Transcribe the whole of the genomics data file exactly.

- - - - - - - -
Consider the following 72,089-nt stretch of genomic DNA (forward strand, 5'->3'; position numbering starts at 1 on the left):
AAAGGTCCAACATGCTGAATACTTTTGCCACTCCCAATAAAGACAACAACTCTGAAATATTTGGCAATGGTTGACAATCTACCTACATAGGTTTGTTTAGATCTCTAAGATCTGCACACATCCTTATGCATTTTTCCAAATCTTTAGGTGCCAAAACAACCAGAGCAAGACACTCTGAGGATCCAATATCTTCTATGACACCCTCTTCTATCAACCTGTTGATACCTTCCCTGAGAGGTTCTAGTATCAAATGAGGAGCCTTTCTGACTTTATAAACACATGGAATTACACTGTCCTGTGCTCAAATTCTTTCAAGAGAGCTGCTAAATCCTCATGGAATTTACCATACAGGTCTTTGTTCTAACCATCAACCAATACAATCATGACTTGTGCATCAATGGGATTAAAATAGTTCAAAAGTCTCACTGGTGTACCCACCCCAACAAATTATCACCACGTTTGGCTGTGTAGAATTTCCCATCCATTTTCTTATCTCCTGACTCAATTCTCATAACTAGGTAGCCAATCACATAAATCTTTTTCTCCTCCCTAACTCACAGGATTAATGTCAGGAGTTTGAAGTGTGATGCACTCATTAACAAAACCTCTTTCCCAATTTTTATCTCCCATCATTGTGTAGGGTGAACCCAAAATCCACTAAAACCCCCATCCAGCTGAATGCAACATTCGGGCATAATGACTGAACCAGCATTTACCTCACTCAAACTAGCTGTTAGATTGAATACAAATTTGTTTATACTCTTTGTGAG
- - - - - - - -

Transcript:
Consider the following 72,089-nt stretch of genomic DNA (forward strand, 5'->3'; position numbering starts at 1 on the left):
AAAGGTCCAACATGCTGAATACTTTTGCCACTCCCAATAAAGACAACAACTCTGAAATATTTGGCAATGGTTGACAATCTACCTACATAGGTTTGTTTAGATCTCTAAGATCTGCACACATCCTTATGCATTTTTCCAAATCTTTAGGTGCCAAAACAACCAGAGCAAGACACTCTGAGGATCCAATATCTTCTATGACACCCTCTTCTATCAACCTGTTGATACCTTCCCTGAGAGGTTCTAGTATCAAATGAGGAGCCTTTCTGACTTTATAAACACATGGAATTACACTGTCCTGTGCTCAAATTCTTTCAAGAGAGCTGCTAAATCCTCATGGAATTTACCATACAGGTCTTTGTTCTAACCATCAACCAATACAATCATGACTTGTGCATCAATGGGATTAAAATAGTTCAAAAGTCTCACTGGTGTACCCACCCCAACAAATTATCACCACGTTTGGCTGTGTAGAATTTCCCATCCATTTTCTTATCTCCTGACTCAATTCTCATAACTAGGTAGCCAATCACATAAATCTTTTTCTCCTCCCTAACTCACAGGATTAATGTCAGGAGTTTGAAGTGTGATGCACTCATTAACAAAACCTCTTTCCCAATTTTTATCTCCCATCATTGTGTAGGGTGAACCCAAAATCCACTAAAACCCCCATCCAGCTGAATGCAACATTCGGGCATAATGACTGAACCAGCATTTACCTCACTCAAACTAGCTGTTAGATTGAATACAAATTTGTTTATACTCTTTGTGAG